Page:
Very Scary Things
What’s been happening in financial markets over the past few days is something that truly scares monetary economists: liquidity has dried up. That is, markets in stuff that is normally traded all the time — in particular, financial instruments backed by home mortgages — have shut down because there are no buyers.
This could turn out to be nothing more than a brief scare. At worst, however, it could cause a chain reaction of debt defaults.
The origins of the current crunch lie in the financial follies of the last few years, which in retrospect were as irrational as the dot-com mania. The housing bubble was only part of it; across the board, people began acting as if risk had disappeared.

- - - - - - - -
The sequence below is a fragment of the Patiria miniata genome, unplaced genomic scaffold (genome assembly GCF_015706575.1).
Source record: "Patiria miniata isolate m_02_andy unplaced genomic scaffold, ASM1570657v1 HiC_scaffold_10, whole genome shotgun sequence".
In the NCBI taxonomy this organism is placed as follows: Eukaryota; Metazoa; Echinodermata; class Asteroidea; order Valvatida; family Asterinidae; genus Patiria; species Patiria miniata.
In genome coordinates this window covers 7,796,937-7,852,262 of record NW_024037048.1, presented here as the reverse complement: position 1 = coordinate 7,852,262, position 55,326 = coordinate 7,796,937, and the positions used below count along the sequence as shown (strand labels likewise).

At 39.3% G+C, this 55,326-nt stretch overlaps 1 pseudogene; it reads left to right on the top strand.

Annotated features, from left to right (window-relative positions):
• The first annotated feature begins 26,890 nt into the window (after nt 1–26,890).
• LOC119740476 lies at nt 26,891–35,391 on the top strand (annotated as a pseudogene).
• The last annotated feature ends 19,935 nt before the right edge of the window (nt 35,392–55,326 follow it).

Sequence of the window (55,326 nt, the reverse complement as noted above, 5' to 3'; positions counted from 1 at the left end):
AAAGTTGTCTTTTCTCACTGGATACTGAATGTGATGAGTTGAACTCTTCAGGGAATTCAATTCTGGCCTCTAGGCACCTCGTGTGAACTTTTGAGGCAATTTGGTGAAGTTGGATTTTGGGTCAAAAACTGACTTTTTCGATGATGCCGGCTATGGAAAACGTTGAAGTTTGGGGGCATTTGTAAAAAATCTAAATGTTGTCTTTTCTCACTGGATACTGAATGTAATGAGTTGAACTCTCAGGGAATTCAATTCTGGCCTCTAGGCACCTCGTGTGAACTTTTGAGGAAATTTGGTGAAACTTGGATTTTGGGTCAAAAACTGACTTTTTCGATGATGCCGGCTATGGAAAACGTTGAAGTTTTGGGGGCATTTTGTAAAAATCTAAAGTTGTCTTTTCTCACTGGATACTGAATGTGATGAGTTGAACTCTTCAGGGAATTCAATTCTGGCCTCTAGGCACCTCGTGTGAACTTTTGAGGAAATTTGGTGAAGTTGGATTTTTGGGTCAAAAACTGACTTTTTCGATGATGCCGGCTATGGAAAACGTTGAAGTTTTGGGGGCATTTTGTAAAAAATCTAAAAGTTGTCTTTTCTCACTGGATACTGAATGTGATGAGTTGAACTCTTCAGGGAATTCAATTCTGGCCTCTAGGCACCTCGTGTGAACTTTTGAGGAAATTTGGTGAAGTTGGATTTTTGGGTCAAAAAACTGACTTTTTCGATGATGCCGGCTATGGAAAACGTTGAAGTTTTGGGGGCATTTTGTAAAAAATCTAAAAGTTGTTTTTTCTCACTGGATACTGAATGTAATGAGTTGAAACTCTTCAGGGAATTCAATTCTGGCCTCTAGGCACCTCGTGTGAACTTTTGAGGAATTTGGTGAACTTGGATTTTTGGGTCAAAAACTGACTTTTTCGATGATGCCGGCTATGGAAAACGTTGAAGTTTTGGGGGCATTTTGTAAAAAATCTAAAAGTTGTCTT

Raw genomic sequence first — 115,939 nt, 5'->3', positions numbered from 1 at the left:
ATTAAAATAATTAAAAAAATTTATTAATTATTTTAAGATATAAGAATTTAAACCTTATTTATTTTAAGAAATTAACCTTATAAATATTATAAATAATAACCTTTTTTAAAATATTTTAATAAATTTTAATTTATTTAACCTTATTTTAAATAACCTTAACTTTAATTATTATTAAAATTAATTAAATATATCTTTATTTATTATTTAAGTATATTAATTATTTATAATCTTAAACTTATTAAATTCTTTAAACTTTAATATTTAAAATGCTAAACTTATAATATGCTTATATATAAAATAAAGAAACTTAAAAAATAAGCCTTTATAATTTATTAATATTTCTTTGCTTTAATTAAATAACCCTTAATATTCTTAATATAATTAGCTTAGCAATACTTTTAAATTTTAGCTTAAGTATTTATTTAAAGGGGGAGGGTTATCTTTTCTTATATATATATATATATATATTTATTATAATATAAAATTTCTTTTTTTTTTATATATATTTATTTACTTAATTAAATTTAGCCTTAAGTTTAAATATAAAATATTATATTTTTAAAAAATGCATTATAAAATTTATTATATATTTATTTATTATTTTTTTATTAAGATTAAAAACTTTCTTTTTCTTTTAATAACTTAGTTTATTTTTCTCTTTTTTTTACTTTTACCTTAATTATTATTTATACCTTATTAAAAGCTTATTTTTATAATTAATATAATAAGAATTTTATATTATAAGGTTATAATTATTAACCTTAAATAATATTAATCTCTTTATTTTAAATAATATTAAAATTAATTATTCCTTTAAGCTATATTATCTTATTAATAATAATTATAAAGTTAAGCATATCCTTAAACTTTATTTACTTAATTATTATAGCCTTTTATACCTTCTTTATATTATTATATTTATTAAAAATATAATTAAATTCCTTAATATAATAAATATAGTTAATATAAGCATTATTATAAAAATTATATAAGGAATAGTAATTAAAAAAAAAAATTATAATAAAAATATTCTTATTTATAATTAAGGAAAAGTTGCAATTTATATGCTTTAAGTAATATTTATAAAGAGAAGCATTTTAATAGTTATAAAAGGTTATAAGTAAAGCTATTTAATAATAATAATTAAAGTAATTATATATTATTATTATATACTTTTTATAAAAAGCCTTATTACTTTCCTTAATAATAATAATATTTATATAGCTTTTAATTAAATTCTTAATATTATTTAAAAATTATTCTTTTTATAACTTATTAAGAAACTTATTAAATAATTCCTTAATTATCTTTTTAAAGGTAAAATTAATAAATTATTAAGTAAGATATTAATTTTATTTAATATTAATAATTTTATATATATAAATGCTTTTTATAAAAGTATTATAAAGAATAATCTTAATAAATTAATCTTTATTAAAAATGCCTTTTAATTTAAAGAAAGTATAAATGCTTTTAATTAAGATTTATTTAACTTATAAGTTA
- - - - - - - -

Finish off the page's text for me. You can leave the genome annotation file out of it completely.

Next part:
Sorry to disabuse that theory, Paul, but if monetary economists are truly scared, they aren’t worth the title by which they call themselves.
Those who live by Wall Street, either die by the Street or get out with their place in the Hamptons intact, but they know the rules. Irrational money chasing irrational investments, the building of bubbles (whether they be dotcom or housing) and loaning to the indigent were all incredibly stupid policies to anyone who cared to notice. The money to be made at all levels kept the skids temporarily greased.
Markets right themselves when they are swung too far. This market is doing exactly that and the only question is who will get hurt and how badly.